Wednesday, January 16, 2013

We ignore causality when it suits us ...

From today's University of Michigan Record Update:
The Sweetland Center for Writing's Dissertation Writing Institute, now in its 10th year, is helping to boost doctoral program completion rates of graduate students. Compared with national rates of 50-60 percent, institute students complete at a rate of 88 percent.
To interpret this causally requires that students who select into the program are a random sample of all doctoral students, as is required for the causal interpretation the university gives to this difference in completion rates. That seems pretty darn unlikely, and the university makes no case for it in the RU write-up.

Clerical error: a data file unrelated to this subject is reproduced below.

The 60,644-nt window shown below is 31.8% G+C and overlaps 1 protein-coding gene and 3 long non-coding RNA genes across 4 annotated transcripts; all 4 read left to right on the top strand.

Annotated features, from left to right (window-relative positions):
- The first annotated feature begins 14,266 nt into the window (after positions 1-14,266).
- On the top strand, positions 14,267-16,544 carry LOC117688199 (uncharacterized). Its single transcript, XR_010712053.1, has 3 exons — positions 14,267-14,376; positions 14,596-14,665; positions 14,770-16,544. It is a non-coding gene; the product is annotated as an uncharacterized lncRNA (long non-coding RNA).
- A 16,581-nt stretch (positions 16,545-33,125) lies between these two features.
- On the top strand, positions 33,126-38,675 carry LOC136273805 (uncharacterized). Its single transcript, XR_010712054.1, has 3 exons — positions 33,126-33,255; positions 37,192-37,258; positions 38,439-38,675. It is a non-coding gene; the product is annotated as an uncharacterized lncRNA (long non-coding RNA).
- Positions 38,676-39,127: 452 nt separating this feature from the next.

NB: This is not a diss on the Sweetland program. One of my students went through it and I think gained a lot from it in terms of the quality of his writing (though it had no effect on his probability of degree completion). My complaint is with the university pushing casual causal claims as part of its marketing efforts that faculty members would mercilessly mock in a seminar or refereeing context.

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